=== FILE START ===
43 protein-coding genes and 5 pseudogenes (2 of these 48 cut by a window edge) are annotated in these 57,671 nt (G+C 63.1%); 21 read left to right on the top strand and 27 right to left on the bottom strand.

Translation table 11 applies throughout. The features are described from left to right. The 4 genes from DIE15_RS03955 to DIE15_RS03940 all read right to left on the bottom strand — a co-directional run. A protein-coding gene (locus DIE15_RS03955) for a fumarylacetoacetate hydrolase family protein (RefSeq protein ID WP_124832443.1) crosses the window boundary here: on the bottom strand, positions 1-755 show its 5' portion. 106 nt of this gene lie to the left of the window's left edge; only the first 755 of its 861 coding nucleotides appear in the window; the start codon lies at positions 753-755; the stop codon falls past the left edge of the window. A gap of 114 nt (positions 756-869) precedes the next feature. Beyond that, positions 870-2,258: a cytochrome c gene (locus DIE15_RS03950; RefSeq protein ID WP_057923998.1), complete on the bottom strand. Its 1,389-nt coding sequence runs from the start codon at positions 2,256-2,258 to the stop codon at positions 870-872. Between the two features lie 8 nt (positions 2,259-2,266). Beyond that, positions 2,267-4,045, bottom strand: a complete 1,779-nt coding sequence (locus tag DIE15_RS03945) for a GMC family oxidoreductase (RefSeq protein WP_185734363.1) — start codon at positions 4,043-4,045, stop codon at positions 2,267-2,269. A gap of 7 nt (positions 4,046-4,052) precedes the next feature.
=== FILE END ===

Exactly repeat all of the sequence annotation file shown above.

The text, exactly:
43 protein-coding genes and 5 pseudogenes (2 of these 48 cut by a window edge) are annotated in these 57,671 nt (G+C 63.1%); 21 read left to right on the top strand and 27 right to left on the bottom strand.

Translation table 11 applies throughout. The features are described from left to right. The 4 genes from DIE15_RS03955 to DIE15_RS03940 all read right to left on the bottom strand — a co-directional run. A protein-coding gene (locus DIE15_RS03955) for a fumarylacetoacetate hydrolase family protein (RefSeq protein ID WP_124832443.1) crosses the window boundary here: on the bottom strand, positions 1-755 show its 5' portion. 106 nt of this gene lie to the left of the window's left edge; only the first 755 of its 861 coding nucleotides appear in the window; the start codon lies at positions 753-755; the stop codon falls past the left edge of the window. A gap of 114 nt (positions 756-869) precedes the next feature. Beyond that, positions 870-2,258: a cytochrome c gene (locus DIE15_RS03950; RefSeq protein ID WP_057923998.1), complete on the bottom strand. Its 1,389-nt coding sequence runs from the start codon at positions 2,256-2,258 to the stop codon at positions 870-872. Between the two features lie 8 nt (positions 2,259-2,266). Beyond that, positions 2,267-4,045, bottom strand: a complete 1,779-nt coding sequence (locus tag DIE15_RS03945) for a GMC family oxidoreductase (RefSeq protein WP_185734363.1) — start codon at positions 4,043-4,045, stop codon at positions 2,267-2,269. A gap of 7 nt (positions 4,046-4,052) precedes the next feature.